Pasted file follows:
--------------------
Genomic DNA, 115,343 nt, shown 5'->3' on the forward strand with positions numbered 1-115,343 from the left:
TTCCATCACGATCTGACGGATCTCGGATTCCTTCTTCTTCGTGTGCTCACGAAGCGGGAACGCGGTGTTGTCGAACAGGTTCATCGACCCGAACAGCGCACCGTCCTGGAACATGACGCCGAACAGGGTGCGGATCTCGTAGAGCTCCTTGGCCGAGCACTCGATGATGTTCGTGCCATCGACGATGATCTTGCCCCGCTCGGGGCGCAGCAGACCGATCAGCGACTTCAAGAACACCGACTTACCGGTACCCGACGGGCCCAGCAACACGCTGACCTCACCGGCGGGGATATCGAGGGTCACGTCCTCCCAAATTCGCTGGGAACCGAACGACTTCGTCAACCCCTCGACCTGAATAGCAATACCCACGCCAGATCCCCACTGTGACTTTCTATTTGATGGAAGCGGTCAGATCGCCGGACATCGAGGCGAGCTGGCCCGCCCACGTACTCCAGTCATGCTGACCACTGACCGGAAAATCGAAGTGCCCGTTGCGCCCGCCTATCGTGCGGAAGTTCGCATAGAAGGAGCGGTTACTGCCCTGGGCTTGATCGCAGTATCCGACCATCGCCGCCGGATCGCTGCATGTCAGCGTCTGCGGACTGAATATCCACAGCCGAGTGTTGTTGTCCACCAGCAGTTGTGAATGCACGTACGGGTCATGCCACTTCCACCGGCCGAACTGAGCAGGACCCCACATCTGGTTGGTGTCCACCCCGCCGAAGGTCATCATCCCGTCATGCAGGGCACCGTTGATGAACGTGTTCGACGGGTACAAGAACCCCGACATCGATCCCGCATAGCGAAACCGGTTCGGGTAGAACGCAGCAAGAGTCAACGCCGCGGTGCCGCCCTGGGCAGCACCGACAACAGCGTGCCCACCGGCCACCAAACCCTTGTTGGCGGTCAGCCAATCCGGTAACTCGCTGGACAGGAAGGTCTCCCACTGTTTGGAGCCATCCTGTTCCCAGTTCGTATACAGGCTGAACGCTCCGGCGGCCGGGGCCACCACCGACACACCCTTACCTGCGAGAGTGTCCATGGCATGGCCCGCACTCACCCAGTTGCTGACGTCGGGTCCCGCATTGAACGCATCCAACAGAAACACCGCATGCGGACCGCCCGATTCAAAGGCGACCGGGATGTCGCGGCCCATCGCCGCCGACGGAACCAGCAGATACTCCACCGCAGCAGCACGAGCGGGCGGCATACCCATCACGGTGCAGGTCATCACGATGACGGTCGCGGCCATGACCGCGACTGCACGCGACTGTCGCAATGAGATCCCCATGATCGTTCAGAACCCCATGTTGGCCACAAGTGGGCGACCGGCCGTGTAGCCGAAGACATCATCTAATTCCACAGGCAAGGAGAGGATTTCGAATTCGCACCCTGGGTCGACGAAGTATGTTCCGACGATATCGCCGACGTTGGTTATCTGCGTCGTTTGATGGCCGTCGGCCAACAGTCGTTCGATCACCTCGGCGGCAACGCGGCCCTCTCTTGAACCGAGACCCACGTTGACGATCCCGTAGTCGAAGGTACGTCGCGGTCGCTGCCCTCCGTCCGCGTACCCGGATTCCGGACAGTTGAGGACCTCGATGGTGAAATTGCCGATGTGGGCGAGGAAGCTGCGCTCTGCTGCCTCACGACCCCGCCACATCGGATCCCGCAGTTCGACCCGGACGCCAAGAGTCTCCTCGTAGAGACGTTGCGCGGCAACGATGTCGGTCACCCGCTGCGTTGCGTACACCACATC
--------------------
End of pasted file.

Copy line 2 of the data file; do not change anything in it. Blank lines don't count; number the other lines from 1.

TTCCATCACGATCTGACGGATCTCGGATTCCTTCTTCTTCGTGTGCTCACGAAGCGGGAACGCGGTGTTGTCGAACAGGTTCATCGACCCGAACAGCGCACCGTCCTGGAACATGACGCCGAACAGGGTGCGGATCTCGTAGAGCTCCTTGGCCGAGCACTCGATGATGTTCGTGCCATCGACGATGATCTTGCCCCGCTCGGGGCGCAGCAGACCGATCAGCGACTTCAAGAACACCGACTTACCGGTACCCGACGGGCCCAGCAACACGCTGACCTCACCGGCGGGGATATCGAGGGTCACGTCCTCCCAAATTCGCTGGGAACCGAACGACTTCGTCAACCCCTCGACCTGAATAGCAATACCCACGCCAGATCCCCACTGTGACTTTCTATTTGATGGAAGCGGTCAGATCGCCGGACATCGAGGCGAGCTGGCCCGCCCACGTACTCCAGTCATGCTGACCACTGACCGGAAAATCGAAGTGCCCGTTGCGCCCGCCTATCGTGCGGAAGTTCGCATAGAAGGAGCGGTTACTGCCCTGGGCTTGATCGCAGTATCCGACCATCGCCGCCGGATCGCTGCATGTCAGCGTCTGCGGACTGAATATCCACAGCCGAGTGTTGTTGTCCACCAGCAGTTGTGAATGCACGTACGGGTCATGCCACTTCCACCGGCCGAACTGAGCAGGACCCCACATCTGGTTGGTGTCCACCCCGCCGAAGGTCATCATCCCGTCATGCAGGGCACCGTTGATGAACGTGTTCGACGGGTACAAGAACCCCGACATCGATCCCGCATAGCGAAACCGGTTCGGGTAGAACGCAGCAAGAGTCAACGCCGCGGTGCCGCCCTGGGCAGCACCGACAACAGCGTGCCCACCGGCCACCAAACCCTTGTTGGCGGTCAGCCAATCCGGTAACTCGCTGGACAGGAAGGTCTCCCACTGTTTGGAGCCATCCTGTTCCCAGTTCGTATACAGGCTGAACGCTCCGGCGGCCGGGGCCACCACCGACACACCCTTACCTGCGAGAGTGTCCATGGCATGGCCCGCACTCACCCAGTTGCTGACGTCGGGTCCCGCATTGAACGCATCCAACAGAAACACCGCATGCGGACCGCCCGATTCAAAGGCGACCGGGATGTCGCGGCCCATCGCCGCCGACGGAACCAGCAGATACTCCACCGCAGCAGCACGAGCGGGCGGCATACCCATCACGGTGCAGGTCATCACGATGACGGTCGCGGCCATGACCGCGACTGCACGCGACTGTCGCAATGAGATCCCCATGATCGTTCAGAACCCCATGTTGGCCACAAGTGGGCGACCGGCCGTGTAGCCGAAGACATCATCTAATTCCACAGGCAAGGAGAGGATTTCGAATTCGCACCCTGGGTCGACGAAGTATGTTCCGACGATATCGCCGACGTTGGTTATCTGCGTCGTTTGATGGCCGTCGGCCAACAGTCGTTCGATCACCTCGGCGGCAACGCGGCCCTCTCTTGAACCGAGACCCACGTTGACGATCCCGTAGTCGAAGGTACGTCGCGGTCGCTGCCCTCCGTCCGCGTACCCGGATTCCGGACAGTTGAGGACCTCGATGGTGAAATTGCCGATGTGGGCGAGGAAGCTGCGCTCTGCTGCCTCACGACCCCGCCACATCGGATCCCGCAGTTCGACCCGGACGCCAAGAGTCTCCTCGTAGAGACGTTGCGCGGCAACGATGTCGGTCACCCGCTGCGTTGCGTACACCACATC